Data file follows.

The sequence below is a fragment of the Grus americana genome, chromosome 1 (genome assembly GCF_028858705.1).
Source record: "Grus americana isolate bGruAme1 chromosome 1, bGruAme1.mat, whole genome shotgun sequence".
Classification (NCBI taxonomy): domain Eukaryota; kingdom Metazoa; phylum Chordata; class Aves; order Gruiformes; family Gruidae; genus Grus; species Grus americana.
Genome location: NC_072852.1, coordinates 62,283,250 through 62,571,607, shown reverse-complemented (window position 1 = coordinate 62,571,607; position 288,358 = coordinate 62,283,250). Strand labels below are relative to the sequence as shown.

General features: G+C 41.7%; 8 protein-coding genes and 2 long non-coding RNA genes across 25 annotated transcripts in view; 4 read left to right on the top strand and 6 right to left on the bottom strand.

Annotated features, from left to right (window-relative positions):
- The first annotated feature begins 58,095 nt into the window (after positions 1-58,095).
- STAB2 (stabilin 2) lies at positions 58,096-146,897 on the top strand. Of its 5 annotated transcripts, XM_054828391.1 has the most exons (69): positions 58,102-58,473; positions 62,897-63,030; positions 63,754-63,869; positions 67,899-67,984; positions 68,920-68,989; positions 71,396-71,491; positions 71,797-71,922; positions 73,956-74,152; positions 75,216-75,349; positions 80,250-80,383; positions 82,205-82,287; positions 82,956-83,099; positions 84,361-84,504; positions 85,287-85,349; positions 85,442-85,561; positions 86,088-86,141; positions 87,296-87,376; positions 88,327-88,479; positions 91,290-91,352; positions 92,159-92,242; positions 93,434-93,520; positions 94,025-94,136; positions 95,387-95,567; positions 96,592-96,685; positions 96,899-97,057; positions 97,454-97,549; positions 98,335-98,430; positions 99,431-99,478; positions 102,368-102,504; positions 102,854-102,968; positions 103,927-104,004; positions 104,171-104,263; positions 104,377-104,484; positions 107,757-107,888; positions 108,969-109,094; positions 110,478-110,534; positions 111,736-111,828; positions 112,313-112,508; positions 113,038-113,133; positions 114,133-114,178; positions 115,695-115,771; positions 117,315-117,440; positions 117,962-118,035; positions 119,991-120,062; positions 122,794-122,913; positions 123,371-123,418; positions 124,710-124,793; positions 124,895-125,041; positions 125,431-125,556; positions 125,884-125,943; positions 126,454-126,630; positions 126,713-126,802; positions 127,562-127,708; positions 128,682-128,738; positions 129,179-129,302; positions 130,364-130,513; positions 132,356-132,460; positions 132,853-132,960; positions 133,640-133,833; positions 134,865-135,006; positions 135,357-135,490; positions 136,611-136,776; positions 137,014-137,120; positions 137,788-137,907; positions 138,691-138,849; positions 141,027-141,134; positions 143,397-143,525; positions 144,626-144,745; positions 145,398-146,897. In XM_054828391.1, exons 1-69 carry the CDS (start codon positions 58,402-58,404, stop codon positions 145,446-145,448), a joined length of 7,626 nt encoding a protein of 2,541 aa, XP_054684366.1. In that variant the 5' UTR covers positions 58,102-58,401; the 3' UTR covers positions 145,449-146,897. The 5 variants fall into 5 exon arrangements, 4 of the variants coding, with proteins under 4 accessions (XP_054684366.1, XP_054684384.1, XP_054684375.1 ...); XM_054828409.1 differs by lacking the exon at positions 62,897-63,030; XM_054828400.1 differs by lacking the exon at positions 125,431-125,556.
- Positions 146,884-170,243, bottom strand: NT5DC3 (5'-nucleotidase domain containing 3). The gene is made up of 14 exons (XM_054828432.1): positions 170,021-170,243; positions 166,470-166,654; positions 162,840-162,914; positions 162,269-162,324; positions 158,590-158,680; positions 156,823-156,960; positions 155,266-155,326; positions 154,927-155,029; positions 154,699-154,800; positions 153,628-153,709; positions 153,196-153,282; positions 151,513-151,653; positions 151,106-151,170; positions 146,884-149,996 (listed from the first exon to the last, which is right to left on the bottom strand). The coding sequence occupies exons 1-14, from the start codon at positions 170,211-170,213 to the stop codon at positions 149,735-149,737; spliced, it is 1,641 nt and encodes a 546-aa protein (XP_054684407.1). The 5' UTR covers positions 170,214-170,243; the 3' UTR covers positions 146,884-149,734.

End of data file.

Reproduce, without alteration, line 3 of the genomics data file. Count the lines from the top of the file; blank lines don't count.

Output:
Classification (NCBI taxonomy): domain Eukaryota; kingdom Metazoa; phylum Chordata; class Aves; order Gruiformes; family Gruidae; genus Grus; species Grus americana.